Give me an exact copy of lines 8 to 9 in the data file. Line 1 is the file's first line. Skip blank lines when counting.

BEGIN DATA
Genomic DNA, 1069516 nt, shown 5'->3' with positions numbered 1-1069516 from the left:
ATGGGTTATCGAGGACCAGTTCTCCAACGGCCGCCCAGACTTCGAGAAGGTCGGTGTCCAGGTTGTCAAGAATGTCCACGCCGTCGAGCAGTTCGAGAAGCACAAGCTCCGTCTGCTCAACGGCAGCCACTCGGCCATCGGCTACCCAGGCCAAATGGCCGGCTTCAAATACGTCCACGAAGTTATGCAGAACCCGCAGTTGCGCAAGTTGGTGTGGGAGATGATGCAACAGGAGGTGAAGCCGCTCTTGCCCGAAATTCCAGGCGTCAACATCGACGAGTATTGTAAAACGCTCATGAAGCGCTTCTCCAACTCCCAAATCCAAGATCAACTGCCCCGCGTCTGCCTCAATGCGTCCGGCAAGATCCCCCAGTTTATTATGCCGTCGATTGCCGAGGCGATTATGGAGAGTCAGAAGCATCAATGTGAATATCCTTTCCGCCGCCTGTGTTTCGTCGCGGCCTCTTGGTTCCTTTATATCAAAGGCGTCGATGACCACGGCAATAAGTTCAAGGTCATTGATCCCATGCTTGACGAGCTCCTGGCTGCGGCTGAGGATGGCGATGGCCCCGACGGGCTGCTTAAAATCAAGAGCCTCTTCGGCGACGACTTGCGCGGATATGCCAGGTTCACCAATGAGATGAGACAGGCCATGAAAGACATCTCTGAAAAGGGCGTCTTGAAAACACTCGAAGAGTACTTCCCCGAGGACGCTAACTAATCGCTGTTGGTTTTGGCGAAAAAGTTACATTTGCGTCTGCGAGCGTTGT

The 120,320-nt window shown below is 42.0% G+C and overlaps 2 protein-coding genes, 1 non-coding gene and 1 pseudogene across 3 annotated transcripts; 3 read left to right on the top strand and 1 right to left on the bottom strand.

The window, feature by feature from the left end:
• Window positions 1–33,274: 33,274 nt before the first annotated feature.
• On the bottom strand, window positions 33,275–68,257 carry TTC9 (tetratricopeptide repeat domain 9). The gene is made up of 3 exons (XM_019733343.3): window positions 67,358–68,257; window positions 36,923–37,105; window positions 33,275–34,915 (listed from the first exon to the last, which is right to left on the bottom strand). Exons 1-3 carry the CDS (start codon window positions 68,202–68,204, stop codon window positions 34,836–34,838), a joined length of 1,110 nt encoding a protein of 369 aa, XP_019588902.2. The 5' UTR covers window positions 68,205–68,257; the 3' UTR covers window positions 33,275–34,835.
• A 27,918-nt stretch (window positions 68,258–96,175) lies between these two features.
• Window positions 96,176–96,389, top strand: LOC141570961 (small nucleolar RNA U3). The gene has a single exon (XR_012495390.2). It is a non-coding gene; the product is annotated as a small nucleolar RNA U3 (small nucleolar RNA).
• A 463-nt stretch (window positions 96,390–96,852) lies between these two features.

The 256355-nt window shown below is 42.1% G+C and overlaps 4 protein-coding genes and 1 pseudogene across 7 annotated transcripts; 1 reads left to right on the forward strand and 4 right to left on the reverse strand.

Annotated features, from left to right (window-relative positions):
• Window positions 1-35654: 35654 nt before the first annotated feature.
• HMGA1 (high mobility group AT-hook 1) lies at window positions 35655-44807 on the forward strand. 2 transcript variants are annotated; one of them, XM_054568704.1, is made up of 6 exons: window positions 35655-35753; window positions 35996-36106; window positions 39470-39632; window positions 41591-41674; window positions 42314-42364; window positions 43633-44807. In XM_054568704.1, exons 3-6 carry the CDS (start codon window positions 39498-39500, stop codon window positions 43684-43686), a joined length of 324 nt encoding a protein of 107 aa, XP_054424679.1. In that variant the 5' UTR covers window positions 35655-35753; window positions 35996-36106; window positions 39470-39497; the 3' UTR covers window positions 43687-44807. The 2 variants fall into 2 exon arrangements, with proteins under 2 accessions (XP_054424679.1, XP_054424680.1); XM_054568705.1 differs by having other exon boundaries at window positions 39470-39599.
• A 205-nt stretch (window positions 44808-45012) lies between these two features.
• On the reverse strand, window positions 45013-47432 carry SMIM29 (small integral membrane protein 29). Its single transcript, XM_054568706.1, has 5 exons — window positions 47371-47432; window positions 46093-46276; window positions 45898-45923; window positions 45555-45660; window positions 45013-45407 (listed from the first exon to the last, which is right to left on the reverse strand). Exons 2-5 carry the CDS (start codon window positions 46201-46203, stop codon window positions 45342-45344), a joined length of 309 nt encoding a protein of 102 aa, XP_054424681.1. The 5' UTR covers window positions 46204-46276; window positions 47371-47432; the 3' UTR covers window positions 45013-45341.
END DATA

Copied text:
• Window positions 96,176–96,389, top strand: LOC141570961 (small nucleolar RNA U3). The gene has a single exon (XR_012495390.2). It is a non-coding gene; the product is annotated as a small nucleolar RNA U3 (small nucleolar RNA).
• A 463-nt stretch (window positions 96,390–96,852) lies between these two features.